The Polar Express (film): Wikis


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The Polar Express

Theatrical release poster
Directed by Robert Zemeckis
Produced by Robert Zemeckis
Gary Goetzman
Steve Starkey
William Teitler
Debbie Denise
Josh McLaglen
Peter M. Tobyansen
Steven J. Boyd
Tom Hanks
Jack Rapke
Chris Van Allsburg
Written by Robert Zemeckis
William Broyles Jr.
Chris Van Allsburg (Novel)
Starring Daryl Sabara
Tom Hanks
Nona Gaye
Jimmy Bennett
Eddie Deezen
Music by Alan Silvestri
Glen Ballard (songs)
Cinematography Don Burgess
Robert Presley
Editing by R. Orlando Duenas
Jeremiah O'Driscoll
Studio Castle Rock Entertainment
Shangri-La Entertainment
Golden Mean
Distributed by Warner Bros. Pictures
Release date(s) November 10, 2004 (2004-11-10)
Running time 100 minutes
Country United States
Language English
Budget $165 million[1]
Gross revenue $304,946,710[2]

The Polar Express is a 2004 computer-animated film based on the children's book of the same title by Chris Van Allsburg. Written, produced, and directed by Robert Zemeckis, the "human" characters in the film were "animated" using "live action" performance capture technique, with the exception of the waiters who dispense hot chocolate on the train, because their feats were impossible for real-life actors to achieve. Performance capture technology incorporates the movements of live actors into animated characters. It stars Daryl Sabara, with Tom Hanks in five distinct roles, including the role of Santa Claus. The film was produced by Castle Rock Entertainment in association with Shangri-La Entertainment, ImageMovers, Playtone and Golden Mean, for Warner Bros. The visual effects and performance capture was done at Sony Pictures Imageworks. The studio first released the $170 million film in both conventional and IMAX 3D theaters on Wednesday, November 10, 2004. It was the last film in which Michael Jeter made a contribution as he had died on March 30, 2003, and the film is dedicated to his memory.



On Christmas Eve in Grand Rapids, Michigan around 1955, a doubtful young boy named Steven (Daryl Sabara) is hoping for belief in the true spirit of Christmas. He suddenly hears some noise from downstairs and runs to investigate. Seeing a shadow of what appears to be Santa Claus, he soon discovers that it is his dad with his sister on his shoulders. He runs back to his room and looks through magazines and encyclopedias for confirmation of Santa Claus and the North Pole, but to no avail. Hearing his parents coming, he runs back to bed and pretends to be asleep while his parents whisper about how he had once stayed up late listening for Santa Claus. An hour and a half after they leave (five minutes to midnight), a magic train called The Polar Express pulls up in front of his house. He is invited aboard by the train's mysterious conductor (Tom Hanks) to journey to the North Pole. Though he initially hesitates, he boards the train after it starts to move.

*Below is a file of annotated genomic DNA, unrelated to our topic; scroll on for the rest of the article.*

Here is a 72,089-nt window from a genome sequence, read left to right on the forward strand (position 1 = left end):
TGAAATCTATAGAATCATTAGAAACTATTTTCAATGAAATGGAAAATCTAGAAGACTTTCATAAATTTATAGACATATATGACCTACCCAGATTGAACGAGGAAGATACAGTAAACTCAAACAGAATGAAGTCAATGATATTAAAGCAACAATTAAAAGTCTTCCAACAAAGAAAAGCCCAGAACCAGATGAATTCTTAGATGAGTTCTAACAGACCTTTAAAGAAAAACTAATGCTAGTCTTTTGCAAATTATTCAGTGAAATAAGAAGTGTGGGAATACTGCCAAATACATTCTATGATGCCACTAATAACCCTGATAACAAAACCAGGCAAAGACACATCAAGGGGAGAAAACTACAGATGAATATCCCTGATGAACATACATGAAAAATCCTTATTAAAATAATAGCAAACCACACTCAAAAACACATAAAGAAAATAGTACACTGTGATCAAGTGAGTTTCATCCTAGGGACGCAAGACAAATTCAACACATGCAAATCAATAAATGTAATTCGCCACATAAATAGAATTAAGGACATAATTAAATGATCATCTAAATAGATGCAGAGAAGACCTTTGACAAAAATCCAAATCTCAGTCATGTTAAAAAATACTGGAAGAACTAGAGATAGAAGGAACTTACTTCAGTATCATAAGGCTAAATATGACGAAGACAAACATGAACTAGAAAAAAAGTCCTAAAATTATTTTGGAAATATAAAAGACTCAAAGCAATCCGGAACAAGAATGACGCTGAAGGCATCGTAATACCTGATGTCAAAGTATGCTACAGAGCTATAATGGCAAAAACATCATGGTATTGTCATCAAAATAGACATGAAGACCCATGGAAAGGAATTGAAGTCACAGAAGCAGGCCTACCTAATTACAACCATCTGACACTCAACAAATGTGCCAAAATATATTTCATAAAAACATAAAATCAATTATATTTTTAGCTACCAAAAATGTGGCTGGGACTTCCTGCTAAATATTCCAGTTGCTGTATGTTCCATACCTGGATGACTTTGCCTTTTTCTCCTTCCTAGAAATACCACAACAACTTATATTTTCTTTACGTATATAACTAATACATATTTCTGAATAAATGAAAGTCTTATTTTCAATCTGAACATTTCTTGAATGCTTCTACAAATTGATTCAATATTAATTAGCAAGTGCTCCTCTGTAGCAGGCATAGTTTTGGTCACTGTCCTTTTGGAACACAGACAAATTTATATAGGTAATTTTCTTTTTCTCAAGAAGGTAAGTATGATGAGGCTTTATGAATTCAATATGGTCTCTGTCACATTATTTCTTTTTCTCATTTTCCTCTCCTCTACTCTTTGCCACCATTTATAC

On the train,Steven encounters a group of other children who are on their way to see Santa Claus, including a young girl named Isabelle, a know-it-all named Lenny and a lonely little boy named Billy. The last is unable to board the departing train until Steven pulls the emergancy brake, incurring the ire of the Conducter, who is obsessed with getting to the Pole on time. Waiters with ridiculously acrobatic movements (perhaps disguised Elves??) serve hot chocolate. However while taking a cup to Billy, Isabelle forgets her ticket, causing Steven to hurry after her with it. Unfortunately the connector between the coaches is freak, disappearing when the Conductor is not present, and the wind blows the ticket out of Steven's hand and is lost. But no ticket of the Express can be lost, and after a series of misadventures among wolves and eagles the ticket gets back in the door when the Conductor is shutting it. But he does not find it, causing him to take Isabelle with him on his rounds as she is now "unticketed". Steven finds the ticket and hurries after them, losing them on the roof. There he encounters a mysterious hobo (Tom Hanks), who lives on the top of the train, a slang-slinging streetwise and almost sinister character, who mocks the popular version of Santa and grills Steven about his "persuasion" on the reality of Santa. He claims jokingly to be king of the Polar Express, "in fact, I am the king of the North Pole!"

Steven's answers being unsatisfactory, the Hobo storms off, leaving Steven under the impression that he is dreaming. But the Hobo returns on skiis and takes him on, to get to the engine and follow Isabelle—a difficult task, as the train is climbing an 85 degree slope. They nearly fall off. As the train thunders down an equally steep descent the Hobo skiis down the train and throws Steven into the coalcar just before a demonic-faced low-roofed tunnel, and vanishes into snow-powder. There Steven finds Isabelle driving the engine while the engineer and fireman (Michael Jeter) are changing the light. The train goes northwards over mountains and seemingly endless cold snowbound boreal pine forest. They must all overcome a variety of obstacles; at one point, a herd of caribou block the tracks. Later, the cotter pin holding the throttle together breaks. The train, now out of control and with Steven , Isabelle (Nona Gaye), and the Conductor standing on the front, then reaches "Glacier Gulch," an area with vertical downhill grades worse than a roller coaster. The three must hold on tightly as the train speeds through Glacier Gulch and onto a frozen lake. The train tracks are frozen under the ice, and as a result, the train shoots out onto the lake. Despite the ice only being a few inches thick the enchanted train doesn't fall through. The ice, fractured by the fallen Cotter pin, begins to break up. The train proceeds to perform an impossible breakneck dash across breaking-up ice before reaching safety.